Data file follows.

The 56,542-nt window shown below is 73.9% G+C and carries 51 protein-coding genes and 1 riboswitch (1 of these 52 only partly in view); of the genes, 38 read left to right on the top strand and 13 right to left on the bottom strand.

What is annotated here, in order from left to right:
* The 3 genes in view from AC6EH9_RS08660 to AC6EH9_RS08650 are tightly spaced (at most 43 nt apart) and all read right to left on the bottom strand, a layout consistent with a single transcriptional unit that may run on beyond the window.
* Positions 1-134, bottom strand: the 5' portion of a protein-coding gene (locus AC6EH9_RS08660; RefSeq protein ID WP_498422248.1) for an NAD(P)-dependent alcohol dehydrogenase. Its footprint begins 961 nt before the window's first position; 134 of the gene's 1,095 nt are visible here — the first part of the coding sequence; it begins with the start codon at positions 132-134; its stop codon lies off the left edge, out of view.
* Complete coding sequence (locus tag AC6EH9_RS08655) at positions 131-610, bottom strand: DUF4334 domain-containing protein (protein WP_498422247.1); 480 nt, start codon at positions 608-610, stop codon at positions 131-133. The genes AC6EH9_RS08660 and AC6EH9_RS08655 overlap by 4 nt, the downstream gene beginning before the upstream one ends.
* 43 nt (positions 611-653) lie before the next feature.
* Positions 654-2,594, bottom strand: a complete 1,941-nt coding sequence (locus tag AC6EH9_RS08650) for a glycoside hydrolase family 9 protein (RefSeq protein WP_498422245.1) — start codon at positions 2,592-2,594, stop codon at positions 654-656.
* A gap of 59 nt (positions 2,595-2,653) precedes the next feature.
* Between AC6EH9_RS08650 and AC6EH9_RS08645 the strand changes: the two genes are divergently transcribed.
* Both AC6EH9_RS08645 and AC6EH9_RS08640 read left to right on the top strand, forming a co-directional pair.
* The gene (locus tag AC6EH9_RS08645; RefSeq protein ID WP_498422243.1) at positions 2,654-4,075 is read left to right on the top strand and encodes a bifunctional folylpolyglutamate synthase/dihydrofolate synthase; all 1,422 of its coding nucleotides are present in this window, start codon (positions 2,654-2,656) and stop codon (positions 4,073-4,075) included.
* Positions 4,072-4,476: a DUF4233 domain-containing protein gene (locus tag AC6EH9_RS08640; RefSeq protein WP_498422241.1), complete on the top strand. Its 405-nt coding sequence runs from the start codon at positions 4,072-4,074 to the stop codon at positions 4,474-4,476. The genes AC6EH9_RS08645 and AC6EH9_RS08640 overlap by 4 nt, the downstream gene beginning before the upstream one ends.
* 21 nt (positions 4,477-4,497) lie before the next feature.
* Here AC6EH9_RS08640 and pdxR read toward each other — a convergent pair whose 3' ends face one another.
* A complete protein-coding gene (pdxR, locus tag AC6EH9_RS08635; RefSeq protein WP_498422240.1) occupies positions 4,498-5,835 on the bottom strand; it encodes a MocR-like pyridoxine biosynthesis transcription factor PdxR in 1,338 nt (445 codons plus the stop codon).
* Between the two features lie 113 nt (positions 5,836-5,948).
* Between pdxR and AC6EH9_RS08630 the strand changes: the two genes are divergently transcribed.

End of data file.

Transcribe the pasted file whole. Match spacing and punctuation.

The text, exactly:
The 56,542-nt window shown below is 73.9% G+C and carries 51 protein-coding genes and 1 riboswitch (1 of these 52 only partly in view); of the genes, 38 read left to right on the top strand and 13 right to left on the bottom strand.

What is annotated here, in order from left to right:
* The 3 genes in view from AC6EH9_RS08660 to AC6EH9_RS08650 are tightly spaced (at most 43 nt apart) and all read right to left on the bottom strand, a layout consistent with a single transcriptional unit that may run on beyond the window.
* Positions 1-134, bottom strand: the 5' portion of a protein-coding gene (locus AC6EH9_RS08660; RefSeq protein ID WP_498422248.1) for an NAD(P)-dependent alcohol dehydrogenase. Its footprint begins 961 nt before the window's first position; 134 of the gene's 1,095 nt are visible here — the first part of the coding sequence; it begins with the start codon at positions 132-134; its stop codon lies off the left edge, out of view.
* Complete coding sequence (locus tag AC6EH9_RS08655) at positions 131-610, bottom strand: DUF4334 domain-containing protein (protein WP_498422247.1); 480 nt, start codon at positions 608-610, stop codon at positions 131-133. The genes AC6EH9_RS08660 and AC6EH9_RS08655 overlap by 4 nt, the downstream gene beginning before the upstream one ends.
* 43 nt (positions 611-653) lie before the next feature.
* Positions 654-2,594, bottom strand: a complete 1,941-nt coding sequence (locus tag AC6EH9_RS08650) for a glycoside hydrolase family 9 protein (RefSeq protein WP_498422245.1) — start codon at positions 2,592-2,594, stop codon at positions 654-656.
* A gap of 59 nt (positions 2,595-2,653) precedes the next feature.
* Between AC6EH9_RS08650 and AC6EH9_RS08645 the strand changes: the two genes are divergently transcribed.
* Both AC6EH9_RS08645 and AC6EH9_RS08640 read left to right on the top strand, forming a co-directional pair.
* The gene (locus tag AC6EH9_RS08645; RefSeq protein ID WP_498422243.1) at positions 2,654-4,075 is read left to right on the top strand and encodes a bifunctional folylpolyglutamate synthase/dihydrofolate synthase; all 1,422 of its coding nucleotides are present in this window, start codon (positions 2,654-2,656) and stop codon (positions 4,073-4,075) included.
* Positions 4,072-4,476: a DUF4233 domain-containing protein gene (locus tag AC6EH9_RS08640; RefSeq protein WP_498422241.1), complete on the top strand. Its 405-nt coding sequence runs from the start codon at positions 4,072-4,074 to the stop codon at positions 4,474-4,476. The genes AC6EH9_RS08645 and AC6EH9_RS08640 overlap by 4 nt, the downstream gene beginning before the upstream one ends.
* 21 nt (positions 4,477-4,497) lie before the next feature.
* Here AC6EH9_RS08640 and pdxR read toward each other — a convergent pair whose 3' ends face one another.
* A complete protein-coding gene (pdxR, locus tag AC6EH9_RS08635; RefSeq protein WP_498422240.1) occupies positions 4,498-5,835 on the bottom strand; it encodes a MocR-like pyridoxine biosynthesis transcription factor PdxR in 1,338 nt (445 codons plus the stop codon).
* Between the two features lie 113 nt (positions 5,836-5,948).
* Between pdxR and AC6EH9_RS08630 the strand changes: the two genes are divergently transcribed.